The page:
Dance around the heart of our Milky Way

The star S2 orbits the supermassive black hole on a rosette-shaped orbit and confirms Einstein's theory

A supermassive black hole is lurking deep in the heart of our galaxy. Astronomers deduce its existence from the motion of the star S2, which orbits this behemoth at high speed. However, the star's orbit does not remain stationary in space, but moves forward, creating the shape of a rosette. This effect was predicted by Albert Einstein in his general theory of relativity, and explains, for example, the rotation of Mercury's orbit, which has been known for a long time. Now researchers led by the Max Planck Institute for Extraterrestrial Physics have, for the first time, observed this Schwarzschild precession close to the galactic centre. For this purpose, they used the Very Large Telescope of the European Southern Observatory in Chile.

“Einstein’s General Relativity predicts that bound orbits of one object around another are not closed, as in Newtonian Gravity, but precess forwards in the plane of motion. This famous effect — first seen in the orbit of the planet Mercury around the Sun — was the first evidence in favour of General Relativity. One hundred years later we have now detected the same effect in the motion of a star orbiting the compact radio source Sagittarius A* at the centre of the Milky Way. This observational breakthrough strengthens the evidence that Sagittarius A* must be a supermassive black hole of 4 million times the mass of the Sun,” says Reinhard Genzel, Director at the Max Planck Institute for Extraterrestrial Physics (MPE) in Garching, Germany and the architect of the 30-year-long programme that led to this result.

A supermassive black hole is lurking deep in the heart of our galaxy. Located about 26,000 light-years from the Sun, the environment of this object, called Sagittarius A*, offers a unique laboratory for testing the laws of physics in extremely strong gravitational fields. A group led by Reinhard Genzel of the Max Planck Institute for Extraterrestrial Physics has been studying the galactic centre for many years. Among other things, the astronomers' attention is focused on a star called S2, which orbits the mass giant once every 16 years, approaching it to a distance of less than 20 billion kilometres. The precise orbital survey of S2 revealed a phenomenon described by Albert Einstein in his general theory of relativity: according to it, the elliptical orbit of a star does not remain stationary in space, but advances, as it were. In this way, several orbits of S2 result in the shape of a rosette, as illustrated in the image. The discovery was published in the spring of this year. A few months later, Reinhard Genzel received the Nobel Prize in Physics for his observations of the Milky Way black hole, together with Andrea Ghez and Roger Penrose.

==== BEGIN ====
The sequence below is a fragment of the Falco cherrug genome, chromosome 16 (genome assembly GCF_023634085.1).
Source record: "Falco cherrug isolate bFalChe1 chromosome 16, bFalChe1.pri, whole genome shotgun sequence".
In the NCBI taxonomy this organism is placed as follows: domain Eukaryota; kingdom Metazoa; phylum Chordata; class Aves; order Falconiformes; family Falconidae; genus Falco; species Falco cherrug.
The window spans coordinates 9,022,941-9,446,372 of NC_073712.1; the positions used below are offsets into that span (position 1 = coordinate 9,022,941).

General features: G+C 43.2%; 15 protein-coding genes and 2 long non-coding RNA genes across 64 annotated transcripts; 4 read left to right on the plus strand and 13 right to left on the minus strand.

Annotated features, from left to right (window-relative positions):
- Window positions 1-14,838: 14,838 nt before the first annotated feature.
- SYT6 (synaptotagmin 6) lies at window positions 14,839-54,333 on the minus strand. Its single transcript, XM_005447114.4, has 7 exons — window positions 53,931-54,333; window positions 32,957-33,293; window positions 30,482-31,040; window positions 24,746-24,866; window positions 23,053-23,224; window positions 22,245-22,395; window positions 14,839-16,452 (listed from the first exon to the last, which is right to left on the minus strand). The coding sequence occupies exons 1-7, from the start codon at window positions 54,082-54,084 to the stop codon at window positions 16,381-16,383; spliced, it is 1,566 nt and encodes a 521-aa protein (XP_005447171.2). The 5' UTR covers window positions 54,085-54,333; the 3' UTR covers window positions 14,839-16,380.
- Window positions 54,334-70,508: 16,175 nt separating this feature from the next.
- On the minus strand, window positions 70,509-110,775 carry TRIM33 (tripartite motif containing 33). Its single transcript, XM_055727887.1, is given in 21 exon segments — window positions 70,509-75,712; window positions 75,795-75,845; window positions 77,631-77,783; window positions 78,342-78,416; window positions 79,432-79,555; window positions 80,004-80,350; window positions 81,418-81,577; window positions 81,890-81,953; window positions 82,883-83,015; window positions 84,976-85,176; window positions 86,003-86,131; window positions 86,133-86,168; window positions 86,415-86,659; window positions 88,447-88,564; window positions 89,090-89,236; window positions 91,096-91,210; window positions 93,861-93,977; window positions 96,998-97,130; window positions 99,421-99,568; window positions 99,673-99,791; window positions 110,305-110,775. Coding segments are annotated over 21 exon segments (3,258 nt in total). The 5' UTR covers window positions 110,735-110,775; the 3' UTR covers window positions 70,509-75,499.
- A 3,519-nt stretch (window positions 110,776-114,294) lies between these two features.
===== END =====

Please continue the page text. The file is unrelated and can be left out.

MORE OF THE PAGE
Located 26 000 light-years from the Sun, Sagittarius A* and the dense cluster of stars around it provide a unique laboratory for testing physics in an otherwise unexplored and extreme regime of gravity. One of these stars, S2, sweeps in towards the supermassive black hole to a closest distance less than 20 billion kilometres (one hundred and twenty times the distance between the Sun and Earth), making it one of the closest stars ever found in orbit around the massive giant. At its closest approach to the black hole, S2 is hurtling through space at almost three percent of the speed of light, completing an orbit once every 16 years. “After following the star in its orbit for over two and a half decades, our exquisite measurements robustly detect S2’s Schwarzschild precession in its path around Sagittarius A*,” says Stefan Gillessen of the MPE, who led the analysis of the measurements published today in the journal Astronomy & Astrophysics.